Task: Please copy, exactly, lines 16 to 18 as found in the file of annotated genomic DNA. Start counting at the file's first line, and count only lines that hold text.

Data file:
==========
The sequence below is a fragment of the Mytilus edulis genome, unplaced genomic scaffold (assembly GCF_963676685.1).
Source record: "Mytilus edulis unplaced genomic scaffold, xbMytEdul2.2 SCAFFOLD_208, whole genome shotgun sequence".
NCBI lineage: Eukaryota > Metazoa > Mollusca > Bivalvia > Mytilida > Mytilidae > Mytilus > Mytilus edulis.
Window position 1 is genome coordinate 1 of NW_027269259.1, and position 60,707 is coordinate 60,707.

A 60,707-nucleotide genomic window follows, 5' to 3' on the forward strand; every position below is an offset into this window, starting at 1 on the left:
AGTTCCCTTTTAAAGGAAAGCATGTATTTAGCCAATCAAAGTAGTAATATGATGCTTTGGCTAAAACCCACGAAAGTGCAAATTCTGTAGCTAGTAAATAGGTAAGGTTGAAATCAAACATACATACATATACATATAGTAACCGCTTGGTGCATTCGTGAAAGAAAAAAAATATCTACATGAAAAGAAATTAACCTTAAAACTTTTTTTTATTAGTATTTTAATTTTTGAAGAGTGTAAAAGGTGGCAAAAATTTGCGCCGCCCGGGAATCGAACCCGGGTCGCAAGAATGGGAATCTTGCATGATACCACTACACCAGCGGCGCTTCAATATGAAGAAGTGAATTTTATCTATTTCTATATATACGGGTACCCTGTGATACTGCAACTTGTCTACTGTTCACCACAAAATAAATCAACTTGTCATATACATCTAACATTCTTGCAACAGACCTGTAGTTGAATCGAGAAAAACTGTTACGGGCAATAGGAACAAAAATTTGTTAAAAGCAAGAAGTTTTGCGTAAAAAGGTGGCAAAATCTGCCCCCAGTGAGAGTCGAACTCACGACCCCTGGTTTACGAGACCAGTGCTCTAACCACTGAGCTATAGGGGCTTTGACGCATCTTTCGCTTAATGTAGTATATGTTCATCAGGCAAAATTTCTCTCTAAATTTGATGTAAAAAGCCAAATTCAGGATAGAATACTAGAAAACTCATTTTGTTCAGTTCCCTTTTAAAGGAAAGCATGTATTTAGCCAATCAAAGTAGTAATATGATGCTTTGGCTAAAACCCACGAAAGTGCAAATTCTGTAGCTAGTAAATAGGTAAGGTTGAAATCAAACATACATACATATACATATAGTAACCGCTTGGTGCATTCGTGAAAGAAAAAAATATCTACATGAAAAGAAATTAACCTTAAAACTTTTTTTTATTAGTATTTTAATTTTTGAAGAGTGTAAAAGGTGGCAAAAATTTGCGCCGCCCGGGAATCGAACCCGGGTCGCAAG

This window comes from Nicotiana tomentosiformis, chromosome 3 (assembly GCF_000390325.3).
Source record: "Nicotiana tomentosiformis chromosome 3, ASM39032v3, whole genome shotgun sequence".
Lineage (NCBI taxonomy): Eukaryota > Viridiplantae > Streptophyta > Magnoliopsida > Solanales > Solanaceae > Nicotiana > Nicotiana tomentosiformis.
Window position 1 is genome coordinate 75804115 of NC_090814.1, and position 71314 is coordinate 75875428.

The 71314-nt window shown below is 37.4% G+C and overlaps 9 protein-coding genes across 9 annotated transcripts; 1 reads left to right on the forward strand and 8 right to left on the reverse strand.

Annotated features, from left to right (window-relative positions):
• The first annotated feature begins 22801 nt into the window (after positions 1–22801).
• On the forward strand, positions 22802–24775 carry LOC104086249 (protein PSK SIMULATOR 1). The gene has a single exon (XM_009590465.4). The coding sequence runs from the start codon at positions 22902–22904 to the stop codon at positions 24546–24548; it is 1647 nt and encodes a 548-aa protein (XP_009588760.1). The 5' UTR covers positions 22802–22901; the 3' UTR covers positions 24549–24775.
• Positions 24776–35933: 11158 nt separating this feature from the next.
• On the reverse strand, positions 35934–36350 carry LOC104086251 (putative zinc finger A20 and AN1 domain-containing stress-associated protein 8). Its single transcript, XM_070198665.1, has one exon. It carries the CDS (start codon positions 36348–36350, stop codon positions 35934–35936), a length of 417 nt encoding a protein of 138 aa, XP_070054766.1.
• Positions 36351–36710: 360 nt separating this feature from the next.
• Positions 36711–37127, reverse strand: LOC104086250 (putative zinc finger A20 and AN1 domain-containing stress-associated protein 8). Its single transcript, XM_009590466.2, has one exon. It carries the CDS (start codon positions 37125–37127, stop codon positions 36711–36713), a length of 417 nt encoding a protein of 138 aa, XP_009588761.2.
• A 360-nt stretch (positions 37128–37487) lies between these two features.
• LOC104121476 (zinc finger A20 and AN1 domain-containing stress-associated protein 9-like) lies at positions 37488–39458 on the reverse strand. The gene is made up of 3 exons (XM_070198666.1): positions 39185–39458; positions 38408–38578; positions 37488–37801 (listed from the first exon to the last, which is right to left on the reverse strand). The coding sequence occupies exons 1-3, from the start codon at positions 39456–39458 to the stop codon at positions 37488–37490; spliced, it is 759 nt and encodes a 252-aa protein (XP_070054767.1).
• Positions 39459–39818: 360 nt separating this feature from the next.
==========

• On the reverse strand, positions 35934–36350 carry LOC104086251 (putative zinc finger A20 and AN1 domain-containing stress-associated protein 8). Its single transcript, XM_070198665.1, has one exon. It carries the CDS (start codon positions 36348–36350, stop codon positions 35934–35936), a length of 417 nt encoding a protein of 138 aa, XP_070054766.1.
• Positions 36351–36710: 360 nt separating this feature from the next.
• Positions 36711–37127, reverse strand: LOC104086250 (putative zinc finger A20 and AN1 domain-containing stress-associated protein 8). Its single transcript, XM_009590466.2, has one exon. It carries the CDS (start codon positions 37125–37127, stop codon positions 36711–36713), a length of 417 nt encoding a protein of 138 aa, XP_009588761.2.